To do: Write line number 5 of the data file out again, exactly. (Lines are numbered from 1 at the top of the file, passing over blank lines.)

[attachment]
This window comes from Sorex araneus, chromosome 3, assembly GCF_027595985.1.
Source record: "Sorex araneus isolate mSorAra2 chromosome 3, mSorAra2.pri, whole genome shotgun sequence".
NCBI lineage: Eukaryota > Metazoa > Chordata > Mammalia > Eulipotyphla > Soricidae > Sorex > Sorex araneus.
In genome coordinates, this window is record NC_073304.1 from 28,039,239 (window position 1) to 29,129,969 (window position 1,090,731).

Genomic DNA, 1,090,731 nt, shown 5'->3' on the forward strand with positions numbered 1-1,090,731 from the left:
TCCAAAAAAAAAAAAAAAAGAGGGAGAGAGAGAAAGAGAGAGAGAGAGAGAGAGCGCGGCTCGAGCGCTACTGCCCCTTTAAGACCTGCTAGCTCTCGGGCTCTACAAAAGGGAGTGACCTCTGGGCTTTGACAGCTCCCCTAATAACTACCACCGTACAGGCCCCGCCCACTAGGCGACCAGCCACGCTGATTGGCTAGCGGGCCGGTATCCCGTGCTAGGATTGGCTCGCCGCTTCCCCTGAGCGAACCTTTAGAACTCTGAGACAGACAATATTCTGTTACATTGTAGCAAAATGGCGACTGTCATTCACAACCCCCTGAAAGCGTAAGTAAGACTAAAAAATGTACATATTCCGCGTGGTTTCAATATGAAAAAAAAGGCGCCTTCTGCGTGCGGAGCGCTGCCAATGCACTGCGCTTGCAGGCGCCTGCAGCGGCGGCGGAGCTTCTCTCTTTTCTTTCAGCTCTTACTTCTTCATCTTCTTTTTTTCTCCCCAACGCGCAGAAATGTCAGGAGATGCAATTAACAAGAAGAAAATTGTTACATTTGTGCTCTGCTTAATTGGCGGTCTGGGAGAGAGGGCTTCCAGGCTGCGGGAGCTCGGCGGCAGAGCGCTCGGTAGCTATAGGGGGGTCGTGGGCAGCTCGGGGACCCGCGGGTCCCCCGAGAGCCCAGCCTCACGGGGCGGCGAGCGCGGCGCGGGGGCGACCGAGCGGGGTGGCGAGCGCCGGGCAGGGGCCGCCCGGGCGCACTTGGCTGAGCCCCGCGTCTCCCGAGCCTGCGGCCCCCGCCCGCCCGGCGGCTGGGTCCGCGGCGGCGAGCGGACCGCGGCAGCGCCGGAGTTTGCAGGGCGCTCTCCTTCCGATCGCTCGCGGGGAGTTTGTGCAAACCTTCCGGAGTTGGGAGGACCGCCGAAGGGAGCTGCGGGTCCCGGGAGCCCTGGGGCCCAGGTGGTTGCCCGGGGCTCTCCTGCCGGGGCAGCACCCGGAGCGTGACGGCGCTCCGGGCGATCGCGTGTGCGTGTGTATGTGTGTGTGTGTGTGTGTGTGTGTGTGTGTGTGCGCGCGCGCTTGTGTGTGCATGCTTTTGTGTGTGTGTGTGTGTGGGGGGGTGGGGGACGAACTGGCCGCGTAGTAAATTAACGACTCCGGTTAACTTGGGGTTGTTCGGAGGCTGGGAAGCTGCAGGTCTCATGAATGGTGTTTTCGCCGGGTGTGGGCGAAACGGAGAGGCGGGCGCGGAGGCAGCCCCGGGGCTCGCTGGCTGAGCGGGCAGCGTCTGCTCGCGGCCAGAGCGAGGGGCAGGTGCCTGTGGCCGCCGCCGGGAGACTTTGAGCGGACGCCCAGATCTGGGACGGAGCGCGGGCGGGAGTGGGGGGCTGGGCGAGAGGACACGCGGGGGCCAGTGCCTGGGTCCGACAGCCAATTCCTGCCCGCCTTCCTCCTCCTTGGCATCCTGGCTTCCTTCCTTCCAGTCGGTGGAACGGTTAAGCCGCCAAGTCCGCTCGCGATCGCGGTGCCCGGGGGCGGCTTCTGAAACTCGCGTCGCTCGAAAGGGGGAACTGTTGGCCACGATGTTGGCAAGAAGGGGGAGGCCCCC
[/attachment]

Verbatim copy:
Genomic DNA, 1,090,731 nt, shown 5'->3' on the forward strand with positions numbered 1-1,090,731 from the left: